From the CEO, 1 October 2020

1 October 2020
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From the CEO

Cath Scarth, AMES Australia CEO

Reflecting the refugee experience through art

Sunday marked the 106th World Day of Migrants and Refugees and was an opportunity to reflect on the circumstances of the nearly 80 million displaced persons around the world.

The vulnerability of these people and the dangers they face was was brought home to us by the recent tragic fire at the Moria refugee camp in Lesvos, Greece.

The global number of displaced people has never been higher and all regions of the world are seeing some level of displacement. Fresh humanitarian crises, such as the recent massive explosion in Lebanon and health emergencies like the COVID-19 pandemic, are adding to the numbers of displaced this year.

Indeed, The COVID-19 pandemic - along with the displacement crisis and climate change - has created a perfect storm of difficulty for displaced people.

Many of these people are particularly vulnerable to the health, economic and social effects of the pandemic. Thousands of them are living in cramped refugee camps without adequate medical and public health support.

Also, in our own community we have seen how newly arrived migrants and refugees are particularly at risk from the negative effects of the pandemic.

So, in this global landscape of the mass displacement of people, terrible conflicts, polarised debate around migration and now the COVID-19 pandemic, it’s even more important to understand the journeys refugees and migrants make and the reasons they make them.

That’s why last week we at AMES Australia were pleased to launch ‘Heartlands 2020: Stories from the inside’, an opportunity for people from new and emerging communities to tell their own authentic stories and present insights and perspectives of the world through the prism of life during the COVID-19 pandemic.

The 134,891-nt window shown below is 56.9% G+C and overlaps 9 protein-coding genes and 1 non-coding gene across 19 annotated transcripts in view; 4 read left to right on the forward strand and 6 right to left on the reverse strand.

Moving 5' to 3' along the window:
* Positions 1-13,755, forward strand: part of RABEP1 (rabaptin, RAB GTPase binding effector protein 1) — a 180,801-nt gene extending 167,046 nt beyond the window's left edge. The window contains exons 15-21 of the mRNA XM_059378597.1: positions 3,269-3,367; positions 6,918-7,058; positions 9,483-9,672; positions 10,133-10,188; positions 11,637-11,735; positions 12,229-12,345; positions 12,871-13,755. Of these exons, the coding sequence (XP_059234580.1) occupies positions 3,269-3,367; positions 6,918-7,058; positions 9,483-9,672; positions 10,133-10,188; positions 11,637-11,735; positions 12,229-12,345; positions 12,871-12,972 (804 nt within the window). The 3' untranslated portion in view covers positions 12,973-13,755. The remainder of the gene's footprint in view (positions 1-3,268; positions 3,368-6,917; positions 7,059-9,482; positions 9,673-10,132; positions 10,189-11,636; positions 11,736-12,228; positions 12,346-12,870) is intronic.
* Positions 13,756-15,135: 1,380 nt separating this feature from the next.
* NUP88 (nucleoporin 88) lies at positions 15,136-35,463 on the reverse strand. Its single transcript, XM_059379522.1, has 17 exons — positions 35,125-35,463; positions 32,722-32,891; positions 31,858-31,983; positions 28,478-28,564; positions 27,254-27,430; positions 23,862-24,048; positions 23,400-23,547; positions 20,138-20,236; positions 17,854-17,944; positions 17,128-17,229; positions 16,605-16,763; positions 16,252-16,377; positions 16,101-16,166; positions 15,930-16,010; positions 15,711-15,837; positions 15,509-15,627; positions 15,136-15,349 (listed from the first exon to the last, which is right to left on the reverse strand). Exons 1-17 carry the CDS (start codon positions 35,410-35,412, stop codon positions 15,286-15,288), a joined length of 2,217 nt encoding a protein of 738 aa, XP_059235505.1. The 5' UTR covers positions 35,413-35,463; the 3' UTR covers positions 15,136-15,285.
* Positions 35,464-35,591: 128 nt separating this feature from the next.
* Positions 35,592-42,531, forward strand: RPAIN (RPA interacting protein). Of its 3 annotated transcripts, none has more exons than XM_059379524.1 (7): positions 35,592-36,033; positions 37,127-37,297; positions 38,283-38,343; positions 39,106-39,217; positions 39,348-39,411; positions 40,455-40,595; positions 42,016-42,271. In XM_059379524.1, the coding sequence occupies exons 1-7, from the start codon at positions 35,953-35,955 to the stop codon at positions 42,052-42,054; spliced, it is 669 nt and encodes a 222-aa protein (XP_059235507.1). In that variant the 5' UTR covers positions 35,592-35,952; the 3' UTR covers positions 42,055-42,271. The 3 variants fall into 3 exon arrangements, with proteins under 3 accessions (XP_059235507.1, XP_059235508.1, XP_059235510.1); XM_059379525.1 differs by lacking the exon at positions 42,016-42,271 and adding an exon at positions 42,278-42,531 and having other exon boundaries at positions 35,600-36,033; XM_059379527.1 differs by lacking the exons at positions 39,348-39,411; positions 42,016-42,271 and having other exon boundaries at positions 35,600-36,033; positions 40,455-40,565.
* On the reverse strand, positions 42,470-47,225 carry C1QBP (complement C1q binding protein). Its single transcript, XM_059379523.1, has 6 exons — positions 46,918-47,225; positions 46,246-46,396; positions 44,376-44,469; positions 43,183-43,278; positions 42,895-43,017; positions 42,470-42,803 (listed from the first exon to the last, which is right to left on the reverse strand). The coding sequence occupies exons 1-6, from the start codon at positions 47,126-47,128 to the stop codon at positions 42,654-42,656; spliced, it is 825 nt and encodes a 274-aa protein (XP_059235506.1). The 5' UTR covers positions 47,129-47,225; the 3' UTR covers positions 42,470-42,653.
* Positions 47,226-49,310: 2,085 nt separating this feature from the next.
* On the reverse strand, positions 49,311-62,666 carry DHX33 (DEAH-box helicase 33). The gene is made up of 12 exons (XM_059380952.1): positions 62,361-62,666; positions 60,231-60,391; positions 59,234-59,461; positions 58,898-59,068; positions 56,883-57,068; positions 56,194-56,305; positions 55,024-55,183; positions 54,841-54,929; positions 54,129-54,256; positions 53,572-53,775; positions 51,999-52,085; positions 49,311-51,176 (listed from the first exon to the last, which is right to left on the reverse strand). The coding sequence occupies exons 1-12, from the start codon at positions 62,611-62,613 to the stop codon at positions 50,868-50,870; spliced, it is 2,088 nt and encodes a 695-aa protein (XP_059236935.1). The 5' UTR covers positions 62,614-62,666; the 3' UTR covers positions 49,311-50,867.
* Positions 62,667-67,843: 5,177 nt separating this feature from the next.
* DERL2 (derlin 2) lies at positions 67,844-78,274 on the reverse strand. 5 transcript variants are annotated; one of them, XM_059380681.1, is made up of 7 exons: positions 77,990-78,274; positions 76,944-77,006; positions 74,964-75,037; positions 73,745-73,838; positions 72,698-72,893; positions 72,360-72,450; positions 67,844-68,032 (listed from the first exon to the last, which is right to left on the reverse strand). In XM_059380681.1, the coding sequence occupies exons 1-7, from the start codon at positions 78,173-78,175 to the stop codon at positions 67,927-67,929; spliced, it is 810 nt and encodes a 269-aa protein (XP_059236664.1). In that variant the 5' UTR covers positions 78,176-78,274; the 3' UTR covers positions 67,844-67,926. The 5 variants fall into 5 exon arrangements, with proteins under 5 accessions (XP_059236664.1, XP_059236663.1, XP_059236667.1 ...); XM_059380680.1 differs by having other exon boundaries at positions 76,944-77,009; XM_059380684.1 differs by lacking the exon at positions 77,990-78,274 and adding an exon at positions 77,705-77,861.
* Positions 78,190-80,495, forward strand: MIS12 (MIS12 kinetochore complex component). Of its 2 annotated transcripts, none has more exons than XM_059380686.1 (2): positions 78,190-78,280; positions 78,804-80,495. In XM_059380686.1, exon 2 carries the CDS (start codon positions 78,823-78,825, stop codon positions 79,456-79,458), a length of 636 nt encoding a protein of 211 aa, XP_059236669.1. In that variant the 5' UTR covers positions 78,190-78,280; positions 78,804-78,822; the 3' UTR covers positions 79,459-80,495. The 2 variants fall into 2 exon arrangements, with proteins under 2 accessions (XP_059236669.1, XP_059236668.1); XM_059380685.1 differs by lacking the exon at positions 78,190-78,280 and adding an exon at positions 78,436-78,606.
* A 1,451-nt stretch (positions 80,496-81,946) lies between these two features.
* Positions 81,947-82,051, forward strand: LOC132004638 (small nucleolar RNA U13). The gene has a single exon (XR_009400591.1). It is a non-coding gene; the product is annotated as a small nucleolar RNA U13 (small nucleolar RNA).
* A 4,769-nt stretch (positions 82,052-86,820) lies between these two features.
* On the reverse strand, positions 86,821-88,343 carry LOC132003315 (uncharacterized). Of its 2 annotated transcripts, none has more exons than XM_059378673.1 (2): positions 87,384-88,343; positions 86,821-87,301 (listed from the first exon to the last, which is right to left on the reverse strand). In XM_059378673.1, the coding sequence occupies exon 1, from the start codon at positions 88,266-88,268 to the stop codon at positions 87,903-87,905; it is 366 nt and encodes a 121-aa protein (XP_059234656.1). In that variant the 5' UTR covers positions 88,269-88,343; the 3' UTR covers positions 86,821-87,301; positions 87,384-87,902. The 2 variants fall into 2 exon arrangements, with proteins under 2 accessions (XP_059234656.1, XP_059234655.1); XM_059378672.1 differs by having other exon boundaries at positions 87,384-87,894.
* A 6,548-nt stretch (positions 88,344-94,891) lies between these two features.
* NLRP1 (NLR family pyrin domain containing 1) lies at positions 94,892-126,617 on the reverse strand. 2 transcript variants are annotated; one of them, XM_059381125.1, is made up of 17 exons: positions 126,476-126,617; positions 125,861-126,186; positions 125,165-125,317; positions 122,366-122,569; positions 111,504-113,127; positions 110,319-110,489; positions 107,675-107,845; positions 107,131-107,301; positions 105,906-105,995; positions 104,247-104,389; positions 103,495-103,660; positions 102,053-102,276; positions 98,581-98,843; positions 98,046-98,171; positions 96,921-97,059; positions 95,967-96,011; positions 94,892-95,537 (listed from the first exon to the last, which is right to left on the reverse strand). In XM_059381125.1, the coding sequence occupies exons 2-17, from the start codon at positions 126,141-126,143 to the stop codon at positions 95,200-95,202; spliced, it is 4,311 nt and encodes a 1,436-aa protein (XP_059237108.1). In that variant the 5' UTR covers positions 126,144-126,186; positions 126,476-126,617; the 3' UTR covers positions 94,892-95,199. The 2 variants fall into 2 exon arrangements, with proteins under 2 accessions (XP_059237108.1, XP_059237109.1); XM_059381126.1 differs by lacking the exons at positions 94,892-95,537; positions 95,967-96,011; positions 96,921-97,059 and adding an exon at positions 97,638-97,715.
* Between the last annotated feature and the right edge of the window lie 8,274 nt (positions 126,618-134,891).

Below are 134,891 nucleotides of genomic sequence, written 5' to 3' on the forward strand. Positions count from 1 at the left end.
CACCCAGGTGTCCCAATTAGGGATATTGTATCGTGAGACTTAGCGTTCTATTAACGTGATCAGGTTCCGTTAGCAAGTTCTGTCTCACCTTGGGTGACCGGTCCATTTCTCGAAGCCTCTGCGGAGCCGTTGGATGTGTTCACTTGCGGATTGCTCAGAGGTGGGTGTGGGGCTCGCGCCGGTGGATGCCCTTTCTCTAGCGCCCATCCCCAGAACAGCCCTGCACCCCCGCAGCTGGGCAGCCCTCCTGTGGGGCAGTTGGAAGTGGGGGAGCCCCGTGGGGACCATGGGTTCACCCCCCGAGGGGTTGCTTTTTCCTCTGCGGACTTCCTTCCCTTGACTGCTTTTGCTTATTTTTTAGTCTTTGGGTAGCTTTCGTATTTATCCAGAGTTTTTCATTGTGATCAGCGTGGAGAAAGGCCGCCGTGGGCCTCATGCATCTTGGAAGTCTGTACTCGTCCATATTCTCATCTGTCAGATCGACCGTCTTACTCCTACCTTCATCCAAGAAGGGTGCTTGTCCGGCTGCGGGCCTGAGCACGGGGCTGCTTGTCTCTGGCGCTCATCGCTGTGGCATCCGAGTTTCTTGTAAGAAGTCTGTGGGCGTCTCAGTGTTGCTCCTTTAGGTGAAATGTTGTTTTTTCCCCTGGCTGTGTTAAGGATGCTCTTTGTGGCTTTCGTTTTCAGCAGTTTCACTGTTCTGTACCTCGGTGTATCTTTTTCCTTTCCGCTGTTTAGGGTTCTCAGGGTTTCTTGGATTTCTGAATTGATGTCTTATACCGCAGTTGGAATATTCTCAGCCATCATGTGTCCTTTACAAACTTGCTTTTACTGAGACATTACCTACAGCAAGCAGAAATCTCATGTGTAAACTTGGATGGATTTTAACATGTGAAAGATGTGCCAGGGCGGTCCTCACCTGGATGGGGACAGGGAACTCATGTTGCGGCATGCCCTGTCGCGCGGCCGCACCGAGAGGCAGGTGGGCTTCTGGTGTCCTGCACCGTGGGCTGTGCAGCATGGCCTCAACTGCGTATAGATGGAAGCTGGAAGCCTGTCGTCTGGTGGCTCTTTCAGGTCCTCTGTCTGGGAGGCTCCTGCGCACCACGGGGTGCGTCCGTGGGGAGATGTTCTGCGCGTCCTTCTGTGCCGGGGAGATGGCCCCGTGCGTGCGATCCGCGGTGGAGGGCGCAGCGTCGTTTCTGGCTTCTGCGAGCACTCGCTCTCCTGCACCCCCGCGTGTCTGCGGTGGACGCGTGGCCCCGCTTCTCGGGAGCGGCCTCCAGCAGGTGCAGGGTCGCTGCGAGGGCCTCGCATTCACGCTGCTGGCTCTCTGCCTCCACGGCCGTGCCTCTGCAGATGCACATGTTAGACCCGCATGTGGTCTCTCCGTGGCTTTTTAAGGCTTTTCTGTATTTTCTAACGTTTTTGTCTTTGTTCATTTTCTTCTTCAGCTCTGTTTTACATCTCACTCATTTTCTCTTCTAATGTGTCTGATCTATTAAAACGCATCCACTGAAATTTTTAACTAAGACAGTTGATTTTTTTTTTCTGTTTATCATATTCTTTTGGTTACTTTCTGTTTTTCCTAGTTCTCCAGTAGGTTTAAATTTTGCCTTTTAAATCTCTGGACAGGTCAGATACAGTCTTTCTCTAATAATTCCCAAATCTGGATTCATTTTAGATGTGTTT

Our amazing photographers and digital artists were invited to submit works that reflect in some way the experience of life under current COVID-19 restrictions while also referencing their own cultural values and traditions.

The result is a stunning collection of authentic images and stories that reflect the first hand experiences, challenges, achievements and aspirations of migrants and refugees.

Victoria’s Minister for Multicultural Affairs Ros Spence was kind enough to officially launch the exhibition last week.

We at AMES Australia never cease to be inspired by the resilience, determination and ingenuity many of our migrant, refugee and asylum seeker clients show. And this resilience has been particularly evident during the COVID-19 pandemic with all of the challenges it has presented.

And so the theme of this year’s Heartlands exhibition ‘Stories from inside’ is particularly appropriate in that it reflects the restrictions and difficulties we have all been living with – but also because it speaks to how people have been able to adapt to and overcome the these challenges.

We think that projects like Heartlands are a window on our common humanity; that they transcend cultural barriers and that they connect people no matter their race, religion, culture or creed.

I’d like to thank all of the five artists for contributing such a stunning and thought provoking array of work.

I think all of these works convey a deep sense of the strength of the human spirit – so thank you all.

The artwork is available for sale with the proceeds going to the artists. You can look at the exhibition here:

I hope you’ll take a few minutes to have a look.

1 October 2020